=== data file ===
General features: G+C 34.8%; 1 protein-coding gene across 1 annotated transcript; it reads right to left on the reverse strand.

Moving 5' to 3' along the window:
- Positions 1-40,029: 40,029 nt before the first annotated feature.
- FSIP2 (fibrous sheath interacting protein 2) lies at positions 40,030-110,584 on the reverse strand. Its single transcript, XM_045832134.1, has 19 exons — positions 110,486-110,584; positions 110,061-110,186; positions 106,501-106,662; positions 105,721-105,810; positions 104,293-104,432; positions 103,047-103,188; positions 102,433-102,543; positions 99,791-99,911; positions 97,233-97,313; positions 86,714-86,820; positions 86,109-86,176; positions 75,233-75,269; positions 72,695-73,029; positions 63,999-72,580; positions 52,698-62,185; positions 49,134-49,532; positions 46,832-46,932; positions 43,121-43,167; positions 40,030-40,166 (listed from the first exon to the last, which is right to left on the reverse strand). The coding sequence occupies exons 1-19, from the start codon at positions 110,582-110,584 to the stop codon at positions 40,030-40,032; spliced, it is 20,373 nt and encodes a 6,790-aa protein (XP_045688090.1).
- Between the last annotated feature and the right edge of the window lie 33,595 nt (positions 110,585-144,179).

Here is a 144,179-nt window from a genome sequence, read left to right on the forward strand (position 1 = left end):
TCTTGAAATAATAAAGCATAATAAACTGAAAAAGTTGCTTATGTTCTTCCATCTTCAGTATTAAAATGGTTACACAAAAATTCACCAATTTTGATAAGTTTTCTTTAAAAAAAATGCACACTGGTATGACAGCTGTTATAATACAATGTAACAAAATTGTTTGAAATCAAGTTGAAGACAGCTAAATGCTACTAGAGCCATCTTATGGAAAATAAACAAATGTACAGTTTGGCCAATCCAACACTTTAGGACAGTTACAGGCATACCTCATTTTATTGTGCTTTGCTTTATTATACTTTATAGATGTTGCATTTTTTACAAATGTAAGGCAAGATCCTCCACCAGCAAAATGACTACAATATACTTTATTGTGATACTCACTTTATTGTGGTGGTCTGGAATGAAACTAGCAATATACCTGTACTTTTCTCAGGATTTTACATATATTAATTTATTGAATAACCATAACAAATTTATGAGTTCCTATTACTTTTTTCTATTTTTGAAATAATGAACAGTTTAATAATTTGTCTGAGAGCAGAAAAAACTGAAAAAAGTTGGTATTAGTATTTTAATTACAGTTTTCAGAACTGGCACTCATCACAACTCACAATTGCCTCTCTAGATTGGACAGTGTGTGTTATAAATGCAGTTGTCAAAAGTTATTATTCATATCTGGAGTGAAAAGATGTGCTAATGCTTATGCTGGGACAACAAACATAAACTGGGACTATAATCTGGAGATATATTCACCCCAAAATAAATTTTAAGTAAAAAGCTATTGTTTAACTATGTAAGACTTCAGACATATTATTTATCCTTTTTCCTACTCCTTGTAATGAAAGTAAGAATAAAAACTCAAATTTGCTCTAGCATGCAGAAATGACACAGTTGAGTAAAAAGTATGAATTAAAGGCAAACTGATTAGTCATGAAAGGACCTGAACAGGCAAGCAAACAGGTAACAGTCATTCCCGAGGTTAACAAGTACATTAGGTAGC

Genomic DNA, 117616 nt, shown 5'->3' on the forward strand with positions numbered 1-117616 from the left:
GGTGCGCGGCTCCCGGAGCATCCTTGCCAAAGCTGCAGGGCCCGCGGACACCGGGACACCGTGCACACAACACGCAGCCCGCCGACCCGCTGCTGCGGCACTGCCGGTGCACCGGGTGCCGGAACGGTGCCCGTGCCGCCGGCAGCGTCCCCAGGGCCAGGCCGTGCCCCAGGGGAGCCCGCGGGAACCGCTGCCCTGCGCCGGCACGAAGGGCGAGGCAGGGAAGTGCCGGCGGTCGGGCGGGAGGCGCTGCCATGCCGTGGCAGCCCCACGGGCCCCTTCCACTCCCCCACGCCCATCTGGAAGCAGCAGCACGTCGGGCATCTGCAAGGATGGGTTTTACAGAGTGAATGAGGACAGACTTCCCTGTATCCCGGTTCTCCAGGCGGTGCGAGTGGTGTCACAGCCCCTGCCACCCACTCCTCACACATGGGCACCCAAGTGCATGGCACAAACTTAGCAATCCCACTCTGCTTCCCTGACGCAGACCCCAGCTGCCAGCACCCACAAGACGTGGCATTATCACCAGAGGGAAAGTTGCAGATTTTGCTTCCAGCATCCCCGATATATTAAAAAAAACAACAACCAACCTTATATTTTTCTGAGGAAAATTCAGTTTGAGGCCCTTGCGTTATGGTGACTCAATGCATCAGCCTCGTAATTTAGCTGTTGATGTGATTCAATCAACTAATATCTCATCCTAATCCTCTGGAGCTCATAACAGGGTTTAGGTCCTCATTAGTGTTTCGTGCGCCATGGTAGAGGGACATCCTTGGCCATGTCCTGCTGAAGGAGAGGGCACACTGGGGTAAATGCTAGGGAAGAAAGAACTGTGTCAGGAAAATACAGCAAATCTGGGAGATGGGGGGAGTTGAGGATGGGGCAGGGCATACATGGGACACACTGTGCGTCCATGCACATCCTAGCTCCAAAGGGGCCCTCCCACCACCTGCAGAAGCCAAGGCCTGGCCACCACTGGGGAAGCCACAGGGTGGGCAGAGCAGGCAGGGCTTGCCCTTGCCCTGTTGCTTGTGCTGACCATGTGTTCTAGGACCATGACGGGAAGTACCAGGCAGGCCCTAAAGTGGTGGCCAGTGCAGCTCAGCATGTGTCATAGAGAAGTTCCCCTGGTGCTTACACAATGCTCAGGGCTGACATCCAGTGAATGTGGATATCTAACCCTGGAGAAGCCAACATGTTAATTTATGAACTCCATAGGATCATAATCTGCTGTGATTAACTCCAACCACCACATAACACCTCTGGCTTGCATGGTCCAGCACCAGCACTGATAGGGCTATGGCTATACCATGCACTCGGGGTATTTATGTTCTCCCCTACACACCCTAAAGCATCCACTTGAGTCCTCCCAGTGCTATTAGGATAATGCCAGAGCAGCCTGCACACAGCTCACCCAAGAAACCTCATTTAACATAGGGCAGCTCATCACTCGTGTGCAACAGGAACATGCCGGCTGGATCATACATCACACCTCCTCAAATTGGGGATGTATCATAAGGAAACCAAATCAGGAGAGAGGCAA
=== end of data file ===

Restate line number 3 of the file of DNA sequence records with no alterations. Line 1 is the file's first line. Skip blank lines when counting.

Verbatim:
- Positions 1-40,029: 40,029 nt before the first annotated feature.